Five Rules To Consider Before Taking the Plunge Into Stocks

When we think about investing, most people think stocks. But the truth of the matter is, the majority of investors aren't trading stocks on a day to day basis. They've put their money in the hands of mutual funds: baskets of investments with managers who do the bulk of the work for them. It's one of the most efficient ways to invest because you automatically have your hand in hundreds of different investments. When one bottoms out, the logic goes, the others are there to pick up the slack.But maybe you want to dabble in stocks. You're interested in the inner-workings of individual companies, and you want to get more hands on. That's okay, too. Superstar investors like Peter Lynch and Warren Buffett made their names -- and fortunes -- by being smart pickers of individual stocks. It's important, though, that you follow a few rules:

1. Learn Before You Leap. Individual stocks, when they're not moving strictly with market forces, rise and fall with the fortunes of their companies. If you're going to play in this pool, you need to understand what pieces of data are likely to cause a move: things like earnings, debt, new product announcements, mergers and acquisitions, and the management team. The good news is that this information is available from legitimate sources over the Internet. These sources include discount brokers like Schwab (SCHW) and Fidelity (FNF), Morningstar (MORN), Investopedia, BloggingStocks. If it sounds like there's a lot to read, there is. The world of stock-picking is more than a little confusing, even for the experts, so you really need to have the time and dedication to do some due diligence before you jump in.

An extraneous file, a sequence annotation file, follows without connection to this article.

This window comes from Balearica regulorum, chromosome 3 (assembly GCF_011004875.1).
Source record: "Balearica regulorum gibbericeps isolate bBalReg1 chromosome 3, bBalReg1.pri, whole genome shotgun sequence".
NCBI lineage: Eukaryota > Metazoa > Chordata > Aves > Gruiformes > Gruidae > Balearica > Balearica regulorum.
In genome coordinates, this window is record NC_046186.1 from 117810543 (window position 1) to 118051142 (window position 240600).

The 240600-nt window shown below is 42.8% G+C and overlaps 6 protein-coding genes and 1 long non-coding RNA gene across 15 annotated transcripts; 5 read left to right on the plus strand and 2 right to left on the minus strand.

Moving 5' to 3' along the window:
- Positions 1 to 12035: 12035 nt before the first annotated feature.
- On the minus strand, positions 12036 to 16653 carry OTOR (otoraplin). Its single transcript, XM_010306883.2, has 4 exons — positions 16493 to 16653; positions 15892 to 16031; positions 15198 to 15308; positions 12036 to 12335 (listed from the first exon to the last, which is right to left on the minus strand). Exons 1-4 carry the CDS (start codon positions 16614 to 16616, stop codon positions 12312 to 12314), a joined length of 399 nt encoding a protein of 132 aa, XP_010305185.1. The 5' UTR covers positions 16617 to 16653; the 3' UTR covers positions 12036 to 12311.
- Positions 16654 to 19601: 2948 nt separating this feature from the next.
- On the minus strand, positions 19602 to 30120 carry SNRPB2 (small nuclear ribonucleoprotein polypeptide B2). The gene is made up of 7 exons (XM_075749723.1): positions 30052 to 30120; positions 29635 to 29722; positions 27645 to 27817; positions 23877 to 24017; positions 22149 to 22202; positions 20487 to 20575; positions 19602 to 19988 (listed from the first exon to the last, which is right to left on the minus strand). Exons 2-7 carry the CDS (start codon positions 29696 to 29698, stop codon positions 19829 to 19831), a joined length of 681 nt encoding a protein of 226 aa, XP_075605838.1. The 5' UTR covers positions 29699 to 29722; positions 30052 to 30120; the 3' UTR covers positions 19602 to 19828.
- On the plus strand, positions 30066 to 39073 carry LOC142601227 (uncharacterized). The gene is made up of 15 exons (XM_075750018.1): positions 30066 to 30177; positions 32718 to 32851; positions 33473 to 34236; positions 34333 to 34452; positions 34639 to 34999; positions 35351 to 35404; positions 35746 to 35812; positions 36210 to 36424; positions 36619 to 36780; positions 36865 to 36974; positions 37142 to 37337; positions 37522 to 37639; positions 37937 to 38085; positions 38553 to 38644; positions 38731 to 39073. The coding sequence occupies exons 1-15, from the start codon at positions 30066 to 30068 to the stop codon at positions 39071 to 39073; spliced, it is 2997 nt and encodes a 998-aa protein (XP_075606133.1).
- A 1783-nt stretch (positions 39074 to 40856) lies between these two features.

2. Limit Yourself. You don't want to play with your whole portfolio -- as I mentioned, the bulk of your money should be allocated between bonds, cash and stocks that you purchase through investment buckets like mutual funds. That's the only way for many individual investors to get themselves the diversification they need (something tough to do unless you own at least a dozen individual stocks.)

"Assuming that doesn't satisfy you, or quiet your urge to speculate, then you can pick stocks yourself, but make sure that you limit it to a small percentage of your total assets," suggests Hugh Johnson, chairman and chief investment officer of Johnson Illington Advisors in Albany, New York. My advice? Keep your stock picking to 5% of your money -- 10% at the very most.

3. Diversify. Particularly if you've decided to allocate more than the aforementioned 5% or 10% of your investments to individual stocks, diversification becomes key. It may take a bit of the fun out of it -- a lot of people like to invest where their interests lie (or as Lynch said, "buy what you know"), so they'd be inclined to take all of their play money and throw it into, say, tech stocks. But there's no fun in losing money. Spread your cash around so you hit all sectors of the stock market: a little in consumer goods, a bit in healthcare, some financial, you get the idea.

4. Be Realistic. Repeat after me: The trend is your friend. "If a stock is rising, relative to the market, it's rising for a reason. If it's declining, relative to the market, it's declining for a reason. You're not as smart as the stock market, so never ignore the performance of stocks," says Johnson. Does that mean you should sell at the slightest fall? No -- and, in fact, that question brings me to my final point.

5. Set Rules -- And Then Follow Them. Emotion has no place in the stock market, and one way to quiet your freak-out reflex is by setting strict guidelines in advance. "You should have a sell discipline," explains Johnson. "So, for example, if a stock is down 20% relative to the rest of the market, then you may want to cut your losses. Being a good buyer is easier than being a good seller, but learning to have a sell discipline is crucial to success." You can set your limit based on your comfort level, but once you've settled on a rule, don't break it.
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